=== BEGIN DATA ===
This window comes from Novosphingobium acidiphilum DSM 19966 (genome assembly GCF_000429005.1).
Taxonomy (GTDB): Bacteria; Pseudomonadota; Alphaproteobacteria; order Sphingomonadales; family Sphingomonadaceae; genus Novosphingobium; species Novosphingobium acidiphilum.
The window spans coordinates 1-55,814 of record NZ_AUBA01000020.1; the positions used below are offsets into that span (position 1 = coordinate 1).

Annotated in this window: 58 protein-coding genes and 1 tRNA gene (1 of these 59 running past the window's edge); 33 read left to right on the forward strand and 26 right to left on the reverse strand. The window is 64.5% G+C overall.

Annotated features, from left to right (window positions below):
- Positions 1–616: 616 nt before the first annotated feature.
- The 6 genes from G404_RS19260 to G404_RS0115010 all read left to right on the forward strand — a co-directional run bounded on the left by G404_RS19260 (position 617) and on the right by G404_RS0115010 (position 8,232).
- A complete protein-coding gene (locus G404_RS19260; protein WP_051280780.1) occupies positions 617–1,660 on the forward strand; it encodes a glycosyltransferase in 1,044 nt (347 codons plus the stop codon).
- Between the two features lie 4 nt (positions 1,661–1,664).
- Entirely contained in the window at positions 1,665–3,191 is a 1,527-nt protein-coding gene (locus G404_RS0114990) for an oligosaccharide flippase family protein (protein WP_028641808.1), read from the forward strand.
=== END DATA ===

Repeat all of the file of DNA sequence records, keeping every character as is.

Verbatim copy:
This window comes from Novosphingobium acidiphilum DSM 19966 (genome assembly GCF_000429005.1).
Taxonomy (GTDB): Bacteria; Pseudomonadota; Alphaproteobacteria; order Sphingomonadales; family Sphingomonadaceae; genus Novosphingobium; species Novosphingobium acidiphilum.
The window spans coordinates 1-55,814 of record NZ_AUBA01000020.1; the positions used below are offsets into that span (position 1 = coordinate 1).

Annotated in this window: 58 protein-coding genes and 1 tRNA gene (1 of these 59 running past the window's edge); 33 read left to right on the forward strand and 26 right to left on the reverse strand. The window is 64.5% G+C overall.

Annotated features, from left to right (window positions below):
- Positions 1–616: 616 nt before the first annotated feature.
- The 6 genes from G404_RS19260 to G404_RS0115010 all read left to right on the forward strand — a co-directional run bounded on the left by G404_RS19260 (position 617) and on the right by G404_RS0115010 (position 8,232).
- A complete protein-coding gene (locus G404_RS19260; protein WP_051280780.1) occupies positions 617–1,660 on the forward strand; it encodes a glycosyltransferase in 1,044 nt (347 codons plus the stop codon).
- Between the two features lie 4 nt (positions 1,661–1,664).
- Entirely contained in the window at positions 1,665–3,191 is a 1,527-nt protein-coding gene (locus G404_RS0114990) for an oligosaccharide flippase family protein (protein WP_028641808.1), read from the forward strand.